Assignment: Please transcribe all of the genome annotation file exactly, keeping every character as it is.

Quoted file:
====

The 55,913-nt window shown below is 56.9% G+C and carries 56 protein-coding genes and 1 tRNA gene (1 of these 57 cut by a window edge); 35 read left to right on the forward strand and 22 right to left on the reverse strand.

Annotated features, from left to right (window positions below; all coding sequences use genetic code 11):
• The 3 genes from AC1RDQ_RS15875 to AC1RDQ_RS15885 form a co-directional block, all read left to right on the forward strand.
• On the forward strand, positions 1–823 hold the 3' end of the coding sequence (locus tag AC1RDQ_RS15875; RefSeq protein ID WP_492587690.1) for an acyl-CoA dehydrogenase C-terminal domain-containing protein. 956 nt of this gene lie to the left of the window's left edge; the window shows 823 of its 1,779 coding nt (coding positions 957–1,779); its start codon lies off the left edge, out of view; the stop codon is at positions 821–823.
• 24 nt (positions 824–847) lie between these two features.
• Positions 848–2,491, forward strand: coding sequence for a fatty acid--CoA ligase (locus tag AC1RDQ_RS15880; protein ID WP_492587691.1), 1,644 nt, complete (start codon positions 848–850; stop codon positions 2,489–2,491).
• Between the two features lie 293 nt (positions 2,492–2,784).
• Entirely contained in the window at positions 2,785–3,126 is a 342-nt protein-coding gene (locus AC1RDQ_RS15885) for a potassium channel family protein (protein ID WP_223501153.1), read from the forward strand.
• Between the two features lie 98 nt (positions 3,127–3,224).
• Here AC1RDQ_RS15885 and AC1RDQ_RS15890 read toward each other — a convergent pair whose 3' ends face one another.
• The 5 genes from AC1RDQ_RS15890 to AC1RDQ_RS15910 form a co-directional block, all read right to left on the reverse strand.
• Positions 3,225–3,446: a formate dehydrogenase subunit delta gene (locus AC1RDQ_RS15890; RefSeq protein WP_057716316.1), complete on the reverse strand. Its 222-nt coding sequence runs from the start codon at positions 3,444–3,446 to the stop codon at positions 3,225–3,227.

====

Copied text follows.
The 55,913-nt window shown below is 56.9% G+C and carries 56 protein-coding genes and 1 tRNA gene (1 of these 57 cut by a window edge); 35 read left to right on the forward strand and 22 right to left on the reverse strand.

Annotated features, from left to right (window positions below; all coding sequences use genetic code 11):
• The 3 genes from AC1RDQ_RS15875 to AC1RDQ_RS15885 form a co-directional block, all read left to right on the forward strand.
• On the forward strand, positions 1–823 hold the 3' end of the coding sequence (locus tag AC1RDQ_RS15875; RefSeq protein ID WP_492587690.1) for an acyl-CoA dehydrogenase C-terminal domain-containing protein. 956 nt of this gene lie to the left of the window's left edge; the window shows 823 of its 1,779 coding nt (coding positions 957–1,779); its start codon lies off the left edge, out of view; the stop codon is at positions 821–823.
• 24 nt (positions 824–847) lie between these two features.
• Positions 848–2,491, forward strand: coding sequence for a fatty acid--CoA ligase (locus tag AC1RDQ_RS15880; protein ID WP_492587691.1), 1,644 nt, complete (start codon positions 848–850; stop codon positions 2,489–2,491).
• Between the two features lie 293 nt (positions 2,492–2,784).
• Entirely contained in the window at positions 2,785–3,126 is a 342-nt protein-coding gene (locus AC1RDQ_RS15885) for a potassium channel family protein (protein ID WP_223501153.1), read from the forward strand.
• Between the two features lie 98 nt (positions 3,127–3,224).
• Here AC1RDQ_RS15885 and AC1RDQ_RS15890 read toward each other — a convergent pair whose 3' ends face one another.
• The 5 genes from AC1RDQ_RS15890 to AC1RDQ_RS15910 form a co-directional block, all read right to left on the reverse strand.
• Positions 3,225–3,446: a formate dehydrogenase subunit delta gene (locus AC1RDQ_RS15890; RefSeq protein WP_057716316.1), complete on the reverse strand. Its 222-nt coding sequence runs from the start codon at positions 3,444–3,446 to the stop codon at positions 3,225–3,227.